Given rising wheat prices, it’s important that producers pay close attention to micronutrient nutrition so that the often-overlooked input of copper doesn’t get in the way of capitalizing on a very profitable opportunity.

Low copper levels have been found in about 35 percent of samples taken from indicator species grown on soils throughout a broad geographic band extending from North Dakota/Montana all the way south to Texas, notes the Wolf Trax micronutrients company. (Cereals grown in the coastal areas extending from North Carolina, South Carolina through to Georgia also are in general “need” areas, too.)

What is particularly worrying about copper deficiency is that it doesn’t always show up in vegetative growth of a producer’s wheat, but it can devastate the reproductive structures to the point where otherwise healthy plants simply don’t set seed—or set a reduced amount of seed. Wheat needs copper in order to “build” the pollen structures that are essential in setting seed. If a crop is deficient or moderately deficient in copper, the pollination process will be impaired and yield will suffer, Wolf Trax representatives explain.

Here are some rules of thumb that can be used to determine whether fields are at risk of a copper deficiency and if you should be recommending copper to your grower customers:

1) If a soil test reads less than 0.2 ppm DTPA-extractable copper, there may be a moderate to severe deficiency, and copper should be looked at for inclusion in fertility recommendations.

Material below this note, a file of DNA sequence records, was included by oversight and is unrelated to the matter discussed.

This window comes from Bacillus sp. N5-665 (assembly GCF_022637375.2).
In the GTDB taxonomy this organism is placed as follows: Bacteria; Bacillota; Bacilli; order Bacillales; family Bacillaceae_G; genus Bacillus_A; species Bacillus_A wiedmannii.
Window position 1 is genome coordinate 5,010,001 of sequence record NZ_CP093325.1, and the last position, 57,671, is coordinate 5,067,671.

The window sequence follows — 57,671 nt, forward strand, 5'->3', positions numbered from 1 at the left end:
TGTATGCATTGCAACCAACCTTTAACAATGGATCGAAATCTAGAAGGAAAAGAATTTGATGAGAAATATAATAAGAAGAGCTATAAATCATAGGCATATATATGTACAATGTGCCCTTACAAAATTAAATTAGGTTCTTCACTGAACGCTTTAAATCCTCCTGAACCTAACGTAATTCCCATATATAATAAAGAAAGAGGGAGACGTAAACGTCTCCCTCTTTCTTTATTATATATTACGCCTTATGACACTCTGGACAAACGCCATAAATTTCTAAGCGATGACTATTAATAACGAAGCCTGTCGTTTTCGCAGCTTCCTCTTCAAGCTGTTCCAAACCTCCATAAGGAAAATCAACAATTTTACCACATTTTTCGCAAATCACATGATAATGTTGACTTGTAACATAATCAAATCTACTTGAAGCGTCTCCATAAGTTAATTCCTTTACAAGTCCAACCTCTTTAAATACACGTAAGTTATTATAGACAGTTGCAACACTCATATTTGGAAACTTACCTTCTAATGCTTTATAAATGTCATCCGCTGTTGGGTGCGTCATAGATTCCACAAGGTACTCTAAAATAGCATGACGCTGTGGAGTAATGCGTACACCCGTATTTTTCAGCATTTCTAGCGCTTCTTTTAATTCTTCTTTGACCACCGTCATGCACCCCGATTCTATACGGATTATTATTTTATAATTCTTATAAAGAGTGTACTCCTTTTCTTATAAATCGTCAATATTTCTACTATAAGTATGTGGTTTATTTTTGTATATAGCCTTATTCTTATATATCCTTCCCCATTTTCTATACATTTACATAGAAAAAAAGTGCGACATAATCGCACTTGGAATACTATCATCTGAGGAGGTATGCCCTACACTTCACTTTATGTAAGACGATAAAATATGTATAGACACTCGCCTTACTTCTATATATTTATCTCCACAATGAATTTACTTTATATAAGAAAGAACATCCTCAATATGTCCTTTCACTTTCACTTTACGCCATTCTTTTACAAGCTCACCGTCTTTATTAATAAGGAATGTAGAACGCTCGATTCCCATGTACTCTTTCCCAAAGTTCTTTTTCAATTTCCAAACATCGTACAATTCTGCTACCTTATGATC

2) If, in the past, tissues tests have shown up as copper deficient, as defined by a testing lab, there likely is a need to start using copper in a fertility program

3) If copper deficiencies have been identified in the field in the past, there likely will be a need to begin a copper program.

In the past, producers have tried to take care of their copper deficiencies by applying granular copper.  Uneven blends with granules have been a common concern, and the copper doesn’t travel far from where it lands to help with soil fertility, according to Wolf Trax.  

In an experiment, copper movement off a 12 percent copper oxysulphate was “tracked” by measuring DTPA-extractable copper at various distances from the granule over time. The results were that as little as four inches away from the point where the granular copper had fallen, no copper was available. The bulk of the DTPA-extractable copper stayed right adjacent to the granule.

If farmer customers need copper to maximize their wheat profits this year, Wolf Trax says ag retailers should consider Wolf Trax Copper DDP in fertilizer blends with the biggest reason being that the Copper DDP coats the fertilizer prills for even coverage across fields.